Blue van Meer is an impressive young woman – an extremely well-read Harvard student. You can find out more on her MySpace and Friendster pages.
Funny thing is, Blue isn't real. She's the heroine of Asheville native Marisha Pessl's 2006 debut novel, “Special Topics in Calamity Physics.”
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Blue's MySpace page is just one example of how technology is transforming book marketing.
Not long ago, marketing often meant author tours. Authors traveled from city to city for signings at local bookstores. Lucky ones scored interviews with local media. The unlucky gave readings to empty chairs.
Now, authors are expected to create Web sites and blogs. They e-mail fans with news about their latest books and chat with book clubs by telephone. They make “virtual” author tours by appearing on other Web sites and blogs. Pessl, for instance, has an interview on bookslut.com.
They're even doing videos. In one YouTube video, you can meet the eccentric mother of “Glass Castle” author Jeannette Walls.
In another, Minnesota author Dennis Cass promotes the new paperback edition of his book, “Head Case,” with a hilarious send-up of what authors have to do these days to get their books noticed.
In the video, Cass explains his meager marketing plan to someone on the other end of the phone: “I'm also going to do a big e-mail blast: ‘That book I wrote last year is out again.' Just send that to everybody – select all,” he says. “No, I never did a Web site. I know, you need to have a Web site …”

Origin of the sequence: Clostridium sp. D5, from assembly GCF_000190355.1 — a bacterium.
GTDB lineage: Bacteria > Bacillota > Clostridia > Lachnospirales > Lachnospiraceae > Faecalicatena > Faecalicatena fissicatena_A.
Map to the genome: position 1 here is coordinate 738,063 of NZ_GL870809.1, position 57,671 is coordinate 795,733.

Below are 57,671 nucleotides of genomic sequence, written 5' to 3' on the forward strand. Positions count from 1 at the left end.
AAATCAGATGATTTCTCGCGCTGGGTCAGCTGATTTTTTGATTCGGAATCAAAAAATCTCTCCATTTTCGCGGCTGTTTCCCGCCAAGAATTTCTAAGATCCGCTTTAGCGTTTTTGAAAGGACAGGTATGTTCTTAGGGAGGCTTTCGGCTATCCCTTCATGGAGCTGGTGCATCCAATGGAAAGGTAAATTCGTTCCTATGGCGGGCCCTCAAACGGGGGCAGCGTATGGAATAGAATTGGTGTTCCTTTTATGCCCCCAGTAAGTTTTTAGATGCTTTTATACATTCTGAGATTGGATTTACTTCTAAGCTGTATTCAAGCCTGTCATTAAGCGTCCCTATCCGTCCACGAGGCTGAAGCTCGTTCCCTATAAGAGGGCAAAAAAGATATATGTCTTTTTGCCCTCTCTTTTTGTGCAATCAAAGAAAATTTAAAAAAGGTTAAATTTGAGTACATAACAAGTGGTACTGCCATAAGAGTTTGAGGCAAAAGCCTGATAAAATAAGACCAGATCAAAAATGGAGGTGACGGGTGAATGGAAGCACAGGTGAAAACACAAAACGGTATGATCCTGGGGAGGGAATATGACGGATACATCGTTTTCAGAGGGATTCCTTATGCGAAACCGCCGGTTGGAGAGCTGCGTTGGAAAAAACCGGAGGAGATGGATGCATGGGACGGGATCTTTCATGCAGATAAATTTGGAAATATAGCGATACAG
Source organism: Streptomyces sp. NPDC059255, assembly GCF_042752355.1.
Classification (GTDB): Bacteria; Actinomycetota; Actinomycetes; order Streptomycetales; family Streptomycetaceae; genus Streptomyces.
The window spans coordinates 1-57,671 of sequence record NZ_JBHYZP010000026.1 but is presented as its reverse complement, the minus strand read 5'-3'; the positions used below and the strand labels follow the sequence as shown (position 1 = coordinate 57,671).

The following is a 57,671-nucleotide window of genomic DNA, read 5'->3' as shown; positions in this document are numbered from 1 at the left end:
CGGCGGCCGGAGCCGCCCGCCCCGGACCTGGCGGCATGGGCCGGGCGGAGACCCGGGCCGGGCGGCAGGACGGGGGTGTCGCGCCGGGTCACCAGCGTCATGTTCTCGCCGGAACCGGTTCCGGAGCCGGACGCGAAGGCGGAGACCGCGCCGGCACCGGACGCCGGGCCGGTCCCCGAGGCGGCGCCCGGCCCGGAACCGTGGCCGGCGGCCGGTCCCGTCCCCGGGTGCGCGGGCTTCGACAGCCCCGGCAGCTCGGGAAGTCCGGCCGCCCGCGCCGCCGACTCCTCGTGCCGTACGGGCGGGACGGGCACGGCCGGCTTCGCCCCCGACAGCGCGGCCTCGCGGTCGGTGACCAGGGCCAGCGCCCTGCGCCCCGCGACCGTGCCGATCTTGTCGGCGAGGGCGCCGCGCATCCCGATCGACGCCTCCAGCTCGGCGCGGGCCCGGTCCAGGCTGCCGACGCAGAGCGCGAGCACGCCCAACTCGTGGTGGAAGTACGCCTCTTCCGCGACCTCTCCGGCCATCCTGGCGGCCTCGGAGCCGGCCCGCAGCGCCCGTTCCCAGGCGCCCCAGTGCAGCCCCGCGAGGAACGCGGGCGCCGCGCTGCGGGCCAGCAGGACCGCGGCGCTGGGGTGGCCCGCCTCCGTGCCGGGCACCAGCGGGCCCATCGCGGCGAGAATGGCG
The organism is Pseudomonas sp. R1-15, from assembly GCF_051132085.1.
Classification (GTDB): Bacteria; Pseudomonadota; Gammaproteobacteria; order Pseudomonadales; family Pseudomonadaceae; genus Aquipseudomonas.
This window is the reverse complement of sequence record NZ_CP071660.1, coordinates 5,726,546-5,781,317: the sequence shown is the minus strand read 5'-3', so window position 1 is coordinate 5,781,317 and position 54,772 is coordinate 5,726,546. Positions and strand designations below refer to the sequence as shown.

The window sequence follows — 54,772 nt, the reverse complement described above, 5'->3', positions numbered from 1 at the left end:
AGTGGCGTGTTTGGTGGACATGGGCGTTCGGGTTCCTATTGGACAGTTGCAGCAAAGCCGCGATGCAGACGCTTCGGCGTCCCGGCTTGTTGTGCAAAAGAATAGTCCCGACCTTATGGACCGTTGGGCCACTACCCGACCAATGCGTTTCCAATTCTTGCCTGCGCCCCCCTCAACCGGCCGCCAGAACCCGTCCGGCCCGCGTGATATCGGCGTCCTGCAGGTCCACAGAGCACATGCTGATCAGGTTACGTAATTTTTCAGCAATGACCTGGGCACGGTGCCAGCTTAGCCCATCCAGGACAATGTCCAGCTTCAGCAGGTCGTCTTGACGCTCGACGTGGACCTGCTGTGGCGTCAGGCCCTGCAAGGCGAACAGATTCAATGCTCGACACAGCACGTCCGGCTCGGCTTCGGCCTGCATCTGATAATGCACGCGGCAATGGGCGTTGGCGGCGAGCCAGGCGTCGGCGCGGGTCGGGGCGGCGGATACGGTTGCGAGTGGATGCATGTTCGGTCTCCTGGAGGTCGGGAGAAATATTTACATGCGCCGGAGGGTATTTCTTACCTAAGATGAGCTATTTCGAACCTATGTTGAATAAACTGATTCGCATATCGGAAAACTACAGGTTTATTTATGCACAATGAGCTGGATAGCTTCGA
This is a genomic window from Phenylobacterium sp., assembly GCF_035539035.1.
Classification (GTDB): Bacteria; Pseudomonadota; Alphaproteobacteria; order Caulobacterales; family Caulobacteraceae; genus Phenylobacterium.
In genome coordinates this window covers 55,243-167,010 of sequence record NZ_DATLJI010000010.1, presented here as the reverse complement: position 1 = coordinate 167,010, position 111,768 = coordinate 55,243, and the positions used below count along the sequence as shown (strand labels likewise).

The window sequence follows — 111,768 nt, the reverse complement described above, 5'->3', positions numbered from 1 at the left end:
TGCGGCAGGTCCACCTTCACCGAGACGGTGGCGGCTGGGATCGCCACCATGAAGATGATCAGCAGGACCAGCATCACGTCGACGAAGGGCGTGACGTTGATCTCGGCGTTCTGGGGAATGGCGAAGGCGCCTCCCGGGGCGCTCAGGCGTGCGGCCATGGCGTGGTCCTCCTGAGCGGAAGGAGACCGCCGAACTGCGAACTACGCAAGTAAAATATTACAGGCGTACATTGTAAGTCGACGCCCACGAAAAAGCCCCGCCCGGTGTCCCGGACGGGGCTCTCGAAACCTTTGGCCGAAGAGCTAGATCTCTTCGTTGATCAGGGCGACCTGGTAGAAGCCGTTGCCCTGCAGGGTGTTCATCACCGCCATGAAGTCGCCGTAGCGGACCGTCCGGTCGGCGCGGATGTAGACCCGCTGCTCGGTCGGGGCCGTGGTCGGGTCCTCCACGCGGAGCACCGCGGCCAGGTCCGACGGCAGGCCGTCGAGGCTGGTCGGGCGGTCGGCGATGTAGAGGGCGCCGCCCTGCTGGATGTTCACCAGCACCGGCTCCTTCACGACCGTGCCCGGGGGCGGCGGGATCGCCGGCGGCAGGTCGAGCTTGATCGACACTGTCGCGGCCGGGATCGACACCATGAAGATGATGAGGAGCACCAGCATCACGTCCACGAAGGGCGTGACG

The logic of Internet marketing is pretty obvious. It saves money.
But there's a downside, says Betsy Thorpe, who directs marketing for Charlotte's Novello Festival Press. “Older readers, who make up a huge proportion of authors' audiences, do not read blogs.”
Also, chatting online just isn't as satisfying as meeting someone. “I think people who are really in love with their authors really do want to meet them,” Thorpe says.
The good news is that author tours aren't dead yet.
In Charlotte, you'll find the most book signings at Park Road Books and Joseph-Beth Booksellers.
Park Road still averages about 20 a month, says co-owner Sally Brewster, though the store's less likely these days to get big national names. “Honestly, there's no reason. There's no reason to send John Grisham out,” Brewster says.
Joseph-Beth, in SouthPark, averages about seven signings a month, half what it offered a couple years ago.
But the store's trying to book some hot names for fall, marketing coordinator Jamie Thurman says. “We've put in for some really big ones.”